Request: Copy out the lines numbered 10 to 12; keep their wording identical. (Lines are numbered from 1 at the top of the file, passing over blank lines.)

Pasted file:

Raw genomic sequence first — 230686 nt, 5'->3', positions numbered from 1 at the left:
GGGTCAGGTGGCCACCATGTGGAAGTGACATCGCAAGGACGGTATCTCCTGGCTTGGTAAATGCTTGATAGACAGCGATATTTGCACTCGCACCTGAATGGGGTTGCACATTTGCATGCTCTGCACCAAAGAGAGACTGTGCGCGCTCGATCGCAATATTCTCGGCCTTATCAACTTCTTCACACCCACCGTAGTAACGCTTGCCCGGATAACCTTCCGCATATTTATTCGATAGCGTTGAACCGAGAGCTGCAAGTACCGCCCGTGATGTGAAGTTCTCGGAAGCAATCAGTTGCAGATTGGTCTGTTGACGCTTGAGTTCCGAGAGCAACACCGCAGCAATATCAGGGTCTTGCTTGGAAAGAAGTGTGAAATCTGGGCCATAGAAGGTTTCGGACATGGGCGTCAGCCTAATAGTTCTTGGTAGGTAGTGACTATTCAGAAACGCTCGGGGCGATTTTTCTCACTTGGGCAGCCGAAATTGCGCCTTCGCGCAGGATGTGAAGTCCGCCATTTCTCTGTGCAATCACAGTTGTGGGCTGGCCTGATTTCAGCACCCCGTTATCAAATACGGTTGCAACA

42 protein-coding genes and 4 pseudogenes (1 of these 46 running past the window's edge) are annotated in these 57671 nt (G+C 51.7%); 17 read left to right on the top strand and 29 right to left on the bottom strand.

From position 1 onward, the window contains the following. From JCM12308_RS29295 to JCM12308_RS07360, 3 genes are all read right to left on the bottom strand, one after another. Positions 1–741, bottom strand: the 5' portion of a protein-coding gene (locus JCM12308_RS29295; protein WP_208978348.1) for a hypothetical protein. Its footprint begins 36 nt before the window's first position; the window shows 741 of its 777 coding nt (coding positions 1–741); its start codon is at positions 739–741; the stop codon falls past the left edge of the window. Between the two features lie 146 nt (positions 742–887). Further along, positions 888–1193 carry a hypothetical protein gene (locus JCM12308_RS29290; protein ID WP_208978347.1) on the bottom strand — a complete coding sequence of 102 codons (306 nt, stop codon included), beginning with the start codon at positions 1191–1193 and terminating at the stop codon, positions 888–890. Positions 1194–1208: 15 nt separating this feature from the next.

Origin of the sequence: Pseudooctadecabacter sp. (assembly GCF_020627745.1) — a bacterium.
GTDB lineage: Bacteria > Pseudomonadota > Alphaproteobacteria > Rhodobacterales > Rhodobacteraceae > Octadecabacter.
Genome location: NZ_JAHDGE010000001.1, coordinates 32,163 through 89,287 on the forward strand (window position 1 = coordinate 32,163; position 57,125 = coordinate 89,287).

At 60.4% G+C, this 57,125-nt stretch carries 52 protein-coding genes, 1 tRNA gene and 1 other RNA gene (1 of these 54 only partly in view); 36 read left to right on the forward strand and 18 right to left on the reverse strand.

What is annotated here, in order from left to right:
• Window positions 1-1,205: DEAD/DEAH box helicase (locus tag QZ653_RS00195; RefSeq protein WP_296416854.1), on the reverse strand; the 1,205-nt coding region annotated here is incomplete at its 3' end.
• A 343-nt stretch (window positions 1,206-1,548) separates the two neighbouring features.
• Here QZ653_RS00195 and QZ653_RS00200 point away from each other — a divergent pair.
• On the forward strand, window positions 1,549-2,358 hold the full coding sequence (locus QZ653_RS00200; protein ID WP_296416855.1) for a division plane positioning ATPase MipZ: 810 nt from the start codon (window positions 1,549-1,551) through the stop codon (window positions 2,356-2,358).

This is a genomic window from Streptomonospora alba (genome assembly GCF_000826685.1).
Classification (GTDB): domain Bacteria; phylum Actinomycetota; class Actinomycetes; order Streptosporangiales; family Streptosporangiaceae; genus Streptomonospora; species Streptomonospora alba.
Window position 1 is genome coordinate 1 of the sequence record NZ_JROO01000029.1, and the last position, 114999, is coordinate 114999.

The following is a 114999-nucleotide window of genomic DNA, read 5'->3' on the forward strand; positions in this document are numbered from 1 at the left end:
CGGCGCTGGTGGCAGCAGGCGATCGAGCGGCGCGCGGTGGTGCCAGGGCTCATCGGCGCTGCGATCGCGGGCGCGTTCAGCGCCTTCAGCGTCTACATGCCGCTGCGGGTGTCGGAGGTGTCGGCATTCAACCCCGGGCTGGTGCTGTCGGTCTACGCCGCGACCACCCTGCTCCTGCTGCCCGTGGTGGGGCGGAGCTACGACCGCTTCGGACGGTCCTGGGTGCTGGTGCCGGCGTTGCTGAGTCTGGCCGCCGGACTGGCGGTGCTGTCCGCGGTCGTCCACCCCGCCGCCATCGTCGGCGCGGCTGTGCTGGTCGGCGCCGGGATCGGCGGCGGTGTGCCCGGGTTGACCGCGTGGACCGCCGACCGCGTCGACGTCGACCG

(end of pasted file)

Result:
• Window positions 1-1,205: DEAD/DEAH box helicase (locus tag QZ653_RS00195; RefSeq protein WP_296416854.1), on the reverse strand; the 1,205-nt coding region annotated here is incomplete at its 3' end.
• A 343-nt stretch (window positions 1,206-1,548) separates the two neighbouring features.
• Here QZ653_RS00195 and QZ653_RS00200 point away from each other — a divergent pair.